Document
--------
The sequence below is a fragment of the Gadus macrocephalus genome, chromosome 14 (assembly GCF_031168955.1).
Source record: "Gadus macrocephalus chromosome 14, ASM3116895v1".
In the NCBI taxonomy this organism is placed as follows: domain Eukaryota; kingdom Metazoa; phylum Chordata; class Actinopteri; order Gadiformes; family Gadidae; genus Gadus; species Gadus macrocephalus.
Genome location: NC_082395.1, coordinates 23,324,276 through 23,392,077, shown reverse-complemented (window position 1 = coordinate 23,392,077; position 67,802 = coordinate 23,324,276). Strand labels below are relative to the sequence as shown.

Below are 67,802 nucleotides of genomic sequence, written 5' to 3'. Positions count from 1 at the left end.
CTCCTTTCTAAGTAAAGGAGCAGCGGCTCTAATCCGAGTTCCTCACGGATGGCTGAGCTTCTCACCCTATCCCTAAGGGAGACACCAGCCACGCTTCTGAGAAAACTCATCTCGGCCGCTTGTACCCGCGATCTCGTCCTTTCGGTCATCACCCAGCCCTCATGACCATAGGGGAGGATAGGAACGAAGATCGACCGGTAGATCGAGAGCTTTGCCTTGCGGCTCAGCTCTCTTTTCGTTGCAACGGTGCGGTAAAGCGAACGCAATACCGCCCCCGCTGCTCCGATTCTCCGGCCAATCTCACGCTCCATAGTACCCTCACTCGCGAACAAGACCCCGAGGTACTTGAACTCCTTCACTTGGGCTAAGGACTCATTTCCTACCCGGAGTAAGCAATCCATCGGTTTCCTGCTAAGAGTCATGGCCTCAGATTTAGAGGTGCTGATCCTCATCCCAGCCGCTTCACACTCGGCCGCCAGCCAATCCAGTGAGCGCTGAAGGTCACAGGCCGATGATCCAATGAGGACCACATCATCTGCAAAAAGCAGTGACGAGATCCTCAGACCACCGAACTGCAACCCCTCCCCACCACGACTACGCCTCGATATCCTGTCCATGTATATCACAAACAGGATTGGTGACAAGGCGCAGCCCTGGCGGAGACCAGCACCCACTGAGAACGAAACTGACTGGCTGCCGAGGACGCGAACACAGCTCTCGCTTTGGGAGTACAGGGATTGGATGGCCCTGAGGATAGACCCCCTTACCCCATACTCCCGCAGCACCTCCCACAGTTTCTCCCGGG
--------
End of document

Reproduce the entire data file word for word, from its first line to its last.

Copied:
The sequence below is a fragment of the Gadus macrocephalus genome, chromosome 14 (assembly GCF_031168955.1).
Source record: "Gadus macrocephalus chromosome 14, ASM3116895v1".
In the NCBI taxonomy this organism is placed as follows: domain Eukaryota; kingdom Metazoa; phylum Chordata; class Actinopteri; order Gadiformes; family Gadidae; genus Gadus; species Gadus macrocephalus.
Genome location: NC_082395.1, coordinates 23,324,276 through 23,392,077, shown reverse-complemented (window position 1 = coordinate 23,392,077; position 67,802 = coordinate 23,324,276). Strand labels below are relative to the sequence as shown.

Below are 67,802 nucleotides of genomic sequence, written 5' to 3'. Positions count from 1 at the left end.
CTCCTTTCTAAGTAAAGGAGCAGCGGCTCTAATCCGAGTTCCTCACGGATGGCTGAGCTTCTCACCCTATCCCTAAGGGAGACACCAGCCACGCTTCTGAGAAAACTCATCTCGGCCGCTTGTACCCGCGATCTCGTCCTTTCGGTCATCACCCAGCCCTCATGACCATAGGGGAGGATAGGAACGAAGATCGACCGGTAGATCGAGAGCTTTGCCTTGCGGCTCAGCTCTCTTTTCGTTGCAACGGTGCGGTAAAGCGAACGCAATACCGCCCCCGCTGCTCCGATTCTCCGGCCAATCTCACGCTCCATAGTACCCTCACTCGCGAACAAGACCCCGAGGTACTTGAACTCCTTCACTTGGGCTAAGGACTCATTTCCTACCCGGAGTAAGCAATCCATCGGTTTCCTGCTAAGAGTCATGGCCTCAGATTTAGAGGTGCTGATCCTCATCCCAGCCGCTTCACACTCGGCCGCCAGCCAATCCAGTGAGCGCTGAAGGTCACAGGCCGATGATCCAATGAGGACCACATCATCTGCAAAAAGCAGTGACGAGATCCTCAGACCACCGAACTGCAACCCCTCCCCACCACGACTACGCCTCGATATCCTGTCCATGTATATCACAAACAGGATTGGTGACAAGGCGCAGCCCTGGCGGAGACCAGCACCCACTGAGAACGAAACTGACTGGCTGCCGAGGACGCGAACACAGCTCTCGCTTTGGGAGTACAGGGATTGGATGGCCCTGAGGATAGACCCCCTTACCCCATACTCCCGCAGCACCTCCCACAGTTTCTCCCGGG